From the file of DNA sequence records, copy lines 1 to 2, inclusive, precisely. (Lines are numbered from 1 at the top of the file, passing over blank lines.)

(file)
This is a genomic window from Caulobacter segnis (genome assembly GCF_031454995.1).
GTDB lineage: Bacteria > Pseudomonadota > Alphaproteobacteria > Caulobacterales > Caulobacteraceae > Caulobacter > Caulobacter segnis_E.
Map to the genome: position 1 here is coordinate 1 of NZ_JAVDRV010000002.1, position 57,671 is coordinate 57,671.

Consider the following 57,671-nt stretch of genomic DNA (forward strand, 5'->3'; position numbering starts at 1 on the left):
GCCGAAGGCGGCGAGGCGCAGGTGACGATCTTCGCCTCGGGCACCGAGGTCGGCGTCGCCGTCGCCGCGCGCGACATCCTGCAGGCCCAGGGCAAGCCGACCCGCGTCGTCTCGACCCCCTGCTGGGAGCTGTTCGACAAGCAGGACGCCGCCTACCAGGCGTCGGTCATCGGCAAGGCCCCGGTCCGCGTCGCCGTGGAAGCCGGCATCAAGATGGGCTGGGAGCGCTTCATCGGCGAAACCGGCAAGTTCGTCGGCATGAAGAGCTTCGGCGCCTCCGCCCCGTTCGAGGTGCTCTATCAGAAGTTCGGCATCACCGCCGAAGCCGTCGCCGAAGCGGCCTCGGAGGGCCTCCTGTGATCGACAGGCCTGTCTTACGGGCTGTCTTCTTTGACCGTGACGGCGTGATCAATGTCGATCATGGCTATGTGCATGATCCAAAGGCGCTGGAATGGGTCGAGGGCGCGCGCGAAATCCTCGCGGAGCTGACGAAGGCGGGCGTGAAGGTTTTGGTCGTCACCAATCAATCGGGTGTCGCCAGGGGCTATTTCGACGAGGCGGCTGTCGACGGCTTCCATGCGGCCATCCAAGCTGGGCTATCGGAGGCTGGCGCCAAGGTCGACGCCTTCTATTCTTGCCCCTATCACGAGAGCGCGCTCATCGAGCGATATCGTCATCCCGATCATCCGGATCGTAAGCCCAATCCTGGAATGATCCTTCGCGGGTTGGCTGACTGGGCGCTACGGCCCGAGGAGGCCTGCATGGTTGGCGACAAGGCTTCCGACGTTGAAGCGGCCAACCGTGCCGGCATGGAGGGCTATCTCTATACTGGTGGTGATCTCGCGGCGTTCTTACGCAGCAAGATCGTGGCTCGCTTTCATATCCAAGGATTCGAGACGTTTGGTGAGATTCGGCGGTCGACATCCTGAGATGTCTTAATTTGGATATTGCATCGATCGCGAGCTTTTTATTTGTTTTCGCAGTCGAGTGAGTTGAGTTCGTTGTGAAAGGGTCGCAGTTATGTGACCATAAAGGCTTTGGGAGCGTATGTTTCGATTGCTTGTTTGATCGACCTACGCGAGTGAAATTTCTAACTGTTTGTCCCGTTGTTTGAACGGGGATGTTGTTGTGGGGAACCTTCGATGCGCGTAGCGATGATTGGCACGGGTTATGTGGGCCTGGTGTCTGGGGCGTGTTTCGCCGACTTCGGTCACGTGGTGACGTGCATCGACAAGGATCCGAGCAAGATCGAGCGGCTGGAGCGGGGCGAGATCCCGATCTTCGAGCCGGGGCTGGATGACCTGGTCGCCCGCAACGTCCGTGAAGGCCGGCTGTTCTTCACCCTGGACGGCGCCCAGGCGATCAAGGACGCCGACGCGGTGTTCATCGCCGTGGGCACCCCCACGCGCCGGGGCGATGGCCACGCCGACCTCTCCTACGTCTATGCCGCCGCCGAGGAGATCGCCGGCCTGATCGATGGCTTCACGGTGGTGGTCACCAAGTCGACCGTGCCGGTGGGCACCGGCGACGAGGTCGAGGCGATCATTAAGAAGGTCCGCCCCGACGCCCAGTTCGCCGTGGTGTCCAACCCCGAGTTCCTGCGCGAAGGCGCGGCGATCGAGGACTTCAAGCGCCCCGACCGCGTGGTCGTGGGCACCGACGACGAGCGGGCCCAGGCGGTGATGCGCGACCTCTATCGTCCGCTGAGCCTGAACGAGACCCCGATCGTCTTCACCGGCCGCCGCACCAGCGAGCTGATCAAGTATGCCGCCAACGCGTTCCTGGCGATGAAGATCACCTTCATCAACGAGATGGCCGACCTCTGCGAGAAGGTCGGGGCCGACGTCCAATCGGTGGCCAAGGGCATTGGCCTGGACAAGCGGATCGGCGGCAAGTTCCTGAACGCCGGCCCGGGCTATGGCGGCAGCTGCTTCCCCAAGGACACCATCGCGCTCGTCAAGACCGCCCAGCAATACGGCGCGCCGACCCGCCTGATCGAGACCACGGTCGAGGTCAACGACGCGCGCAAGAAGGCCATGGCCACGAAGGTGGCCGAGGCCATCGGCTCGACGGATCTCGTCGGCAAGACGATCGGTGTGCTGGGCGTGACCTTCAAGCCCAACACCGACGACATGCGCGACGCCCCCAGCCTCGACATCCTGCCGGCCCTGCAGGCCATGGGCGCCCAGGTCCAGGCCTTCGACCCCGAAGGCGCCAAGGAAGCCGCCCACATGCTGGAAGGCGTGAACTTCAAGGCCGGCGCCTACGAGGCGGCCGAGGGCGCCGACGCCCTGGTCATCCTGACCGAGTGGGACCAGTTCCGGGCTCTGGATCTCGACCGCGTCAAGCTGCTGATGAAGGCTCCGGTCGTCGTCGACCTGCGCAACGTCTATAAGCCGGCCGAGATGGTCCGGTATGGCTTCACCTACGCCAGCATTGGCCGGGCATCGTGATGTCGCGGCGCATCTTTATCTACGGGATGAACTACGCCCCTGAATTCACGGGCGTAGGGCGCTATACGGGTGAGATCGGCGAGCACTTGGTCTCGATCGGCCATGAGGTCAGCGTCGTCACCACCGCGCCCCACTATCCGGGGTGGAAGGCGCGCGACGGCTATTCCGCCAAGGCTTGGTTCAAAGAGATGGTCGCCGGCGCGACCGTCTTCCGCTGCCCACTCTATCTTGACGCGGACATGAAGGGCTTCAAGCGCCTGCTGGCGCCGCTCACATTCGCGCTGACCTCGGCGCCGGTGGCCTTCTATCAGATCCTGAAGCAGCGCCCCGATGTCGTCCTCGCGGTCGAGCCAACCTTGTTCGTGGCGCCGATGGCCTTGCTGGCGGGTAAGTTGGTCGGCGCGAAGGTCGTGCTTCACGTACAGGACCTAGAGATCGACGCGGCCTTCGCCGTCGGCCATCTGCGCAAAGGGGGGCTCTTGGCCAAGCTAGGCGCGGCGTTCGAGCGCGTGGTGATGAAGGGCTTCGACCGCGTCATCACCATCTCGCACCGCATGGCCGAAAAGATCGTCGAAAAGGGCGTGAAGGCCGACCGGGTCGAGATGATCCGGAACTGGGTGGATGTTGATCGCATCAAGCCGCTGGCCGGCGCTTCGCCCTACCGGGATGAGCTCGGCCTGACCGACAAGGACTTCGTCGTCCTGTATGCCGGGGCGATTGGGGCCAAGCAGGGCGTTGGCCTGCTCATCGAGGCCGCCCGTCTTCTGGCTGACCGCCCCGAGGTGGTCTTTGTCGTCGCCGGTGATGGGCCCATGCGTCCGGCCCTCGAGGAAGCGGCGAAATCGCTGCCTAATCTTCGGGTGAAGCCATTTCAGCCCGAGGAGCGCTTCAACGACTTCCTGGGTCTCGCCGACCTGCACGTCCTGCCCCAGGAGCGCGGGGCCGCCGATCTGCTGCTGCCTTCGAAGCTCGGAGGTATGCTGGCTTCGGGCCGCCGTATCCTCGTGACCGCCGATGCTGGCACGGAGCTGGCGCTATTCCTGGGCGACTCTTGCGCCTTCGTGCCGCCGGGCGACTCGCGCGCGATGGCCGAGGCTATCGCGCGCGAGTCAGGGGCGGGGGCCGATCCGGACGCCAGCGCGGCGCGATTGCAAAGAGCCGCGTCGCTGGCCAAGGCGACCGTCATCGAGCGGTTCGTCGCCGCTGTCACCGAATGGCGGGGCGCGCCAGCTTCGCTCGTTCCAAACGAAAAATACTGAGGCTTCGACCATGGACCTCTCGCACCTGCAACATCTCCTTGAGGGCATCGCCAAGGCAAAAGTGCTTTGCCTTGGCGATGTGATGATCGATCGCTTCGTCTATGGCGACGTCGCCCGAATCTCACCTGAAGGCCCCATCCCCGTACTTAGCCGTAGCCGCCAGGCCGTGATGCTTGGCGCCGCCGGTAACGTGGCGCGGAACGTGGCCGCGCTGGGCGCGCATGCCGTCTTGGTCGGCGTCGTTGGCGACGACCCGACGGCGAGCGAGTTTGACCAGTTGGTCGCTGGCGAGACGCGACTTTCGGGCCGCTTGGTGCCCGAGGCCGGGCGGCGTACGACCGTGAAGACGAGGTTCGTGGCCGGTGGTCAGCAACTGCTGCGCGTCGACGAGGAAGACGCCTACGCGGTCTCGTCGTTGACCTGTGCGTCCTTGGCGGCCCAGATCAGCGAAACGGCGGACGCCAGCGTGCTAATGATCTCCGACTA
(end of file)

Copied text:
This is a genomic window from Caulobacter segnis (genome assembly GCF_031454995.1).
GTDB lineage: Bacteria > Pseudomonadota > Alphaproteobacteria > Caulobacterales > Caulobacteraceae > Caulobacter > Caulobacter segnis_E.